What is Shamanism?

What is a shaman and what does a shaman do?

In order to understand how a shaman can help you, you will first need to know what a shaman is and what a shaman does, because we’re really not like anyone else. Shamanism is a technique through which we contact intradimensional beings, known to our ancestors for hundreds of thousands of years as the spirits. Shamanism eventually morphed into the Mystery religions and then was driven completetely underground by the Roman Emperor Constantine in the 4th century CE.

Shamanism, or shamanic healing, is making a comeback today and I’ve been a practising shaman for a number of years.

A shaman is someone who crosses into other dimensions where he obtains information, guidance and healing from the benevolent entities that he meets in those dimensions. These entities have been given many names throughout history — devas, spirits and gods to name but a few. The shaman then brings this information, guidance and healing that he gleans from these entities back to his tribe or community.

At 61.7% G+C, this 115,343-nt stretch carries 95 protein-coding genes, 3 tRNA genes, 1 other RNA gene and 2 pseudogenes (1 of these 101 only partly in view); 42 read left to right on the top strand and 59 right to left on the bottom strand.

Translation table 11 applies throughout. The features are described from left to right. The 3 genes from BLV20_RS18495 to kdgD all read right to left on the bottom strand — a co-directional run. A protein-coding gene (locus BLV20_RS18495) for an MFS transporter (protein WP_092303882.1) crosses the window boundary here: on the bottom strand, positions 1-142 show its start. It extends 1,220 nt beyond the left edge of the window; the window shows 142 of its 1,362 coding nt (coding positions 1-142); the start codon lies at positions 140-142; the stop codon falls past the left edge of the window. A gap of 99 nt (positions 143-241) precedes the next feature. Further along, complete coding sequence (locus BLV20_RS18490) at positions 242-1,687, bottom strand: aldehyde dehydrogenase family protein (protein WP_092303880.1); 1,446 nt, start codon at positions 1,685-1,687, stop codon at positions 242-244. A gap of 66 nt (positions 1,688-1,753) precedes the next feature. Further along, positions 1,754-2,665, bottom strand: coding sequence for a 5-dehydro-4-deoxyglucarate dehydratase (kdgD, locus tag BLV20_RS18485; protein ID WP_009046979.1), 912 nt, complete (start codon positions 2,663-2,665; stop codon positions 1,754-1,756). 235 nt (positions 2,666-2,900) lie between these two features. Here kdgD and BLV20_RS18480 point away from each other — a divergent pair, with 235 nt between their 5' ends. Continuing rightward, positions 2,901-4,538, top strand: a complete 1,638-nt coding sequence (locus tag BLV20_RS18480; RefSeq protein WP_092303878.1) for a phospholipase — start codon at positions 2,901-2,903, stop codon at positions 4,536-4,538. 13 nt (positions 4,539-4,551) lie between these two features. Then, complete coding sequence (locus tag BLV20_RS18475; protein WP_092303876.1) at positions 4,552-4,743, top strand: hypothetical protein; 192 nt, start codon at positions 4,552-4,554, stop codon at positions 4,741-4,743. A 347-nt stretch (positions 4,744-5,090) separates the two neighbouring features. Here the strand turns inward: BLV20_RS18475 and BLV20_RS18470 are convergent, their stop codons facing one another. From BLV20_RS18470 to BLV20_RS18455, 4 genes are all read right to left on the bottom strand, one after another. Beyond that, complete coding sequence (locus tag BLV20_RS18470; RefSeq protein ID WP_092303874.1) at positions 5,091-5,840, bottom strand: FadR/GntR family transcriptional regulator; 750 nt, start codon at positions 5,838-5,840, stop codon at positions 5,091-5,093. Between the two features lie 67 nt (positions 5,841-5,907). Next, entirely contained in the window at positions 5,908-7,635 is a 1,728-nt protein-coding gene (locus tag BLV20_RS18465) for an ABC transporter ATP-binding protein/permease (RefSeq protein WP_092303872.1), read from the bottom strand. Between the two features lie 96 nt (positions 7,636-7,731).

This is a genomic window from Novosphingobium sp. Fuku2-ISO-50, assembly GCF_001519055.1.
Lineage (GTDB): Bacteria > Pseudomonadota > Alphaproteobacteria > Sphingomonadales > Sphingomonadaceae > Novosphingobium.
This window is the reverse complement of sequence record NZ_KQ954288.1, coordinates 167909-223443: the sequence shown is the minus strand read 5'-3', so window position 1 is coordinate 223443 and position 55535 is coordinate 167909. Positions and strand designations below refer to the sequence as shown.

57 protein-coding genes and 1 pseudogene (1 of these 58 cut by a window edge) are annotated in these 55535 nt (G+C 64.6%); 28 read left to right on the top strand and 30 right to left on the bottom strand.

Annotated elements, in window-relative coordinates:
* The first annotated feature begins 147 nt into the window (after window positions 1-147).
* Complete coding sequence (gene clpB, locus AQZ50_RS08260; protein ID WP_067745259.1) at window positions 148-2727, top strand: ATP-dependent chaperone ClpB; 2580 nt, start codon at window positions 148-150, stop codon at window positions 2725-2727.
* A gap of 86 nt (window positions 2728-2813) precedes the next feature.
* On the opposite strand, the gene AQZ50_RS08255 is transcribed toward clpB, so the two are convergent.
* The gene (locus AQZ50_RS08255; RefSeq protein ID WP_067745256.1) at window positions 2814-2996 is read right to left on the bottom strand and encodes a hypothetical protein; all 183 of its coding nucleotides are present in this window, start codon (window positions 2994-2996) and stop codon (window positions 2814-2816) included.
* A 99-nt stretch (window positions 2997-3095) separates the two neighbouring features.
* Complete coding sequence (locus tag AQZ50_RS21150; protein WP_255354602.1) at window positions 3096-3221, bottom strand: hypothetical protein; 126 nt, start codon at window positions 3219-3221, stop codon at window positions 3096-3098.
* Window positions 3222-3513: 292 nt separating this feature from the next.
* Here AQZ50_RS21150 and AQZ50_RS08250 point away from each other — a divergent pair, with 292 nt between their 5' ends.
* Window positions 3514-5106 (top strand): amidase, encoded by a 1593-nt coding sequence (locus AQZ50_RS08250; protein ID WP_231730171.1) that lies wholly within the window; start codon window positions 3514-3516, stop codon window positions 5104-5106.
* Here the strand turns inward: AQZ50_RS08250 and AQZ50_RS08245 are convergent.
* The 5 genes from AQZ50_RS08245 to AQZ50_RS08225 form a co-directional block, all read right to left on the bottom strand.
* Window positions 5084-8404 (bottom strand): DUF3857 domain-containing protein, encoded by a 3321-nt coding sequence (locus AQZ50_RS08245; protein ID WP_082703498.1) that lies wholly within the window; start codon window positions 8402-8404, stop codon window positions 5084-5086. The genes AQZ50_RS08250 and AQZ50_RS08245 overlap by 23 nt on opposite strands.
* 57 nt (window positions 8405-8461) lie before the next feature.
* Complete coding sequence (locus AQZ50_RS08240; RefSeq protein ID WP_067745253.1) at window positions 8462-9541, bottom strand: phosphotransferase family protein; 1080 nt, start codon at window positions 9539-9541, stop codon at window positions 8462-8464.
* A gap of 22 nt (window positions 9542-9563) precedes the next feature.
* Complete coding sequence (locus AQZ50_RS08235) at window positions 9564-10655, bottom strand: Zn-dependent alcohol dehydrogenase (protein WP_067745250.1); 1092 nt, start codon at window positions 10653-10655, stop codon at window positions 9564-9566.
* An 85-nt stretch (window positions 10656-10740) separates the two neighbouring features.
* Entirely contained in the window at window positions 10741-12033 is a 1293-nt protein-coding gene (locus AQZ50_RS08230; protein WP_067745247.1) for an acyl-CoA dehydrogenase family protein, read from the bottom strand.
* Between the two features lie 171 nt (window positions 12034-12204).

The shaman crosses into other dimensions while in a trance state. This is what’s known as the shamanic journey. It is not a physical journey. The shaman’s physical body does not go on a journey. If you saw a shaman crossing into another dimension, all you would see is his body prone on the floor looking like someone who’s asleep — except for the occasional twitch as power surges through him.

The trance state is also known to scientists as the theta state. They have found that if a person is exposed to a certain rhythm (between 4 and 7 beats per second), their brain will enter the theta state. This is why shamans use drums, and the beating of the drum is the usual, classical way that a shaman enters a trance — although there are many other ways, including the ingestion of psychotropic herbs (datura and ayuhasca, to name just two).